I remember in film school taking a course on documentaries, and my professor taking particular pleasure in attacking the Disney True-Life Adventures series. Chief among her complaints was the notion that these nature documentaries were "staged," and that the process of directing and editing the footage, along with added sound effects (many of them man-made for the animals) and "Micky Mousing" music cues, negated the series from serious critical evaluation. They were, to her, "phony." When I raised my hand and reminded her that Nanook of the North, long considered one of the greatest documentaries ever made, had recreated scenes, including having to teach Nanook how to hunt like his ancestors before filming took place, I pretty much knew I was getting a low grade on my next term paper. The notion that these True-Life Adventures are somehow "dishonest" doesn't make sense to me, in that, the producers were trying to show events and scenes for entertainment purposes -- period. Educating the public, if indeed that notion was even considered, came subliminally. Walt constantly reminded the unit to make entertainments, not nature documentaries. The addition of sound effects, as well as the marvelous musical scores that not only highlight the action, but comment on it (the famous otter slide sequence in Beaver Valley), were in no way considered by the Disney staff as compromises to some vague "truth." Rather, they were necessary tools for making entertaining features; they smoothed over the rough spots of the largely unrelated material, while providing hooks for the audience to appreciate the footage. Have you ever stared at 30 minutes of a beaver gnawing on a tree branch? I would suspect most people might get bored after awhile. It's not a coincidence (nor is it ironic) that each True-Life Adventure short starts with an animated brush, painting in the cartoon background for the coming live-action footage.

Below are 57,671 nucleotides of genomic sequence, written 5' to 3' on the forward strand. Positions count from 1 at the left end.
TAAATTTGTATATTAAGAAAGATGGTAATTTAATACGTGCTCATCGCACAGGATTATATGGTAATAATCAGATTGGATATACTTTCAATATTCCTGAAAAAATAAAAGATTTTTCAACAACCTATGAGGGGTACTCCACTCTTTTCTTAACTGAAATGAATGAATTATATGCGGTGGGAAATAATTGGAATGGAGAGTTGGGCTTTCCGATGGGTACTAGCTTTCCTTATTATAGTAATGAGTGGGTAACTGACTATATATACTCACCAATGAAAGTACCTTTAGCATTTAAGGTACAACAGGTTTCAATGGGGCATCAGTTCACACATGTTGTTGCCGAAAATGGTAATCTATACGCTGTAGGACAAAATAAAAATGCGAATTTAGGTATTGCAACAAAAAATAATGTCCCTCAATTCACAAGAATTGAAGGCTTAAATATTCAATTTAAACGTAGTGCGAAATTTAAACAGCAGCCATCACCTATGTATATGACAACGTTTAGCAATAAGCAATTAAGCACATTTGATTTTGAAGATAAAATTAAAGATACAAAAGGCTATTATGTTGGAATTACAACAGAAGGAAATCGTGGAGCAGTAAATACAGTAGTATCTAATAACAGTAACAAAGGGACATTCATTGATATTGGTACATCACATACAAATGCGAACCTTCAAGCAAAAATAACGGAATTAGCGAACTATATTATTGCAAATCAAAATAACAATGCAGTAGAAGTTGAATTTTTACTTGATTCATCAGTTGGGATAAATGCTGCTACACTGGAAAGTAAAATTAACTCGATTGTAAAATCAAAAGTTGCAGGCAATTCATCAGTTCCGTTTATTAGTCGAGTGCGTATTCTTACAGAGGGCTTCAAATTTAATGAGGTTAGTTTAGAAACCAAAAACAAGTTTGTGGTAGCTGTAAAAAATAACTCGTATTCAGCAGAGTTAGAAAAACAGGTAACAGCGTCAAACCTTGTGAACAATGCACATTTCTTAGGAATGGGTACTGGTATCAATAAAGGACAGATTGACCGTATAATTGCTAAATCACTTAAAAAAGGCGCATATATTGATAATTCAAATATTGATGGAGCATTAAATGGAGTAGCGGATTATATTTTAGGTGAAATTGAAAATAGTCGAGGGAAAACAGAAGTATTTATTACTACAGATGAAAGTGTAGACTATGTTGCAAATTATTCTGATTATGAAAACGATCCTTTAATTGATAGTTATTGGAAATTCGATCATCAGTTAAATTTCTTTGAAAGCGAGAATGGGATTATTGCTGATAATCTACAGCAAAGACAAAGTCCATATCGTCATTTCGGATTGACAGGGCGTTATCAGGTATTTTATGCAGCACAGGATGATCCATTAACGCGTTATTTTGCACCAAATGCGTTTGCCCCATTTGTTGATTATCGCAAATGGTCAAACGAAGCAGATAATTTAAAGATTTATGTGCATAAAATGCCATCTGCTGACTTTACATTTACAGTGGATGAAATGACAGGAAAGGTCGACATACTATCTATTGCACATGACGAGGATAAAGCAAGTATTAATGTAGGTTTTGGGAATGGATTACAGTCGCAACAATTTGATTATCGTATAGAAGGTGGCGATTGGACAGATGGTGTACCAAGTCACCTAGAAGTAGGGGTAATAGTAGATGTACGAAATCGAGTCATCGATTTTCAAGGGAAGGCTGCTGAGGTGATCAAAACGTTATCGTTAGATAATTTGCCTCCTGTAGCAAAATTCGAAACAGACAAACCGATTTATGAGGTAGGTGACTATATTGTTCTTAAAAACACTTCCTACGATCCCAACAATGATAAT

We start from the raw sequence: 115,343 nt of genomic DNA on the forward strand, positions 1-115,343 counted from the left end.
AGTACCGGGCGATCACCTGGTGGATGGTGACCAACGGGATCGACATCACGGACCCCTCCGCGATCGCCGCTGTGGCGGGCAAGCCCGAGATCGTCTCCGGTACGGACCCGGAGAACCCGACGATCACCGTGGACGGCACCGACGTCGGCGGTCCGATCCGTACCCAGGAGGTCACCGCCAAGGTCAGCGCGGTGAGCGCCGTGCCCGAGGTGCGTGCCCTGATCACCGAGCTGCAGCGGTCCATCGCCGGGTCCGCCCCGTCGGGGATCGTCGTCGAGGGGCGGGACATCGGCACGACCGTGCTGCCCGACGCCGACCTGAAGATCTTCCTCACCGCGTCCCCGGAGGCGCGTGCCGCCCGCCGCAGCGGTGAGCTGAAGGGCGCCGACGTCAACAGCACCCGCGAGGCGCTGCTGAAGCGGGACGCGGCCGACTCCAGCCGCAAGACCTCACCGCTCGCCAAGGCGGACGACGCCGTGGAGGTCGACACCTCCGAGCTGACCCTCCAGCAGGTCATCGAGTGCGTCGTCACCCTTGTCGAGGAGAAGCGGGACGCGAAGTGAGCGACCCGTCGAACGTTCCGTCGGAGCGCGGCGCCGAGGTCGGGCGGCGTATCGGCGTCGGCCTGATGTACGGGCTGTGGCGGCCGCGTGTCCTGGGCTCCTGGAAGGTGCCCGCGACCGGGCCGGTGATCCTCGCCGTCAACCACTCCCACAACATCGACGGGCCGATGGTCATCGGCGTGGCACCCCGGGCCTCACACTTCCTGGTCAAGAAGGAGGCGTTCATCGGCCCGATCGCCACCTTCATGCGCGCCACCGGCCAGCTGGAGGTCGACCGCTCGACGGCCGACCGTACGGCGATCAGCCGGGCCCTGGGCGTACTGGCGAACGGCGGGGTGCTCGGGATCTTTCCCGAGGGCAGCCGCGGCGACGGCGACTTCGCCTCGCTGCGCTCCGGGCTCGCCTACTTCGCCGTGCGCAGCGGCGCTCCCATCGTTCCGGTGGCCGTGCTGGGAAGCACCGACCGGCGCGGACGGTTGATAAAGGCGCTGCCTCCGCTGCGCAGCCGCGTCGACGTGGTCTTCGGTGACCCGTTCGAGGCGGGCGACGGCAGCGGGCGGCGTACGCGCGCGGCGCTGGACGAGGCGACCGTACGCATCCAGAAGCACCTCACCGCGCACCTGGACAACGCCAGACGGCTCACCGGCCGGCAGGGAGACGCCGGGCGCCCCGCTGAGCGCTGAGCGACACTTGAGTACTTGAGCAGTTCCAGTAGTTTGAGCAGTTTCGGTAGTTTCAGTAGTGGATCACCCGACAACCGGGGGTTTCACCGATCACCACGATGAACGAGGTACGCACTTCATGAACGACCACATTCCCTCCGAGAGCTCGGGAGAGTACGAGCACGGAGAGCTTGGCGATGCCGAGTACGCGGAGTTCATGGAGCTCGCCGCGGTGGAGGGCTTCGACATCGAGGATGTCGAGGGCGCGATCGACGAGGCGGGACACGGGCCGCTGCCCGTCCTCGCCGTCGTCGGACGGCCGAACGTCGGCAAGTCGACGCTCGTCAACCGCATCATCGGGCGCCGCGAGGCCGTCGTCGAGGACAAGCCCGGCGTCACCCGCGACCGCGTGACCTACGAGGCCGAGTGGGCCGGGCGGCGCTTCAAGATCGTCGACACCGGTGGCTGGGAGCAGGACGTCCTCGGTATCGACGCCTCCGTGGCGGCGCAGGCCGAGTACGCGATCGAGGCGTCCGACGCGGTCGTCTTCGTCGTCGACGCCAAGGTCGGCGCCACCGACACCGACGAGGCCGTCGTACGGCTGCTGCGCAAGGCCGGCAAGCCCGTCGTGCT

Of course, there can be issues with staging action; in particular, the infamous "lemming suicide" sequence in White Wilderness. Much has been written about this problematic scene. However, some of what's been written is misleading. Often, this sequence is pointed to as an example of misinformation purposely staged by Disney to create a dramatic moment (of course, they never mention all of the myths that Disney corrects in these films -- such as the bad reputation that wolves have, which they don't deserve, in White Wilderness). Listening to the narration, it's clear that the screenwriter is saying the impulse to suicide is a legend with the lemmings, not a fact as I've read before in other accounts. However, it does appear that animals may have been injured in staged sequences. I won't justify such treatment, but I will say that attitudes towards the treatment of animals on film sets have drastically changed over the decades, and it's unfair to hold yesterday's films to today's standards (I don't hear the same critics who decry this sequence call for a ban of all John Ford films - a lot of horses bit the dust from trip wires on his productions).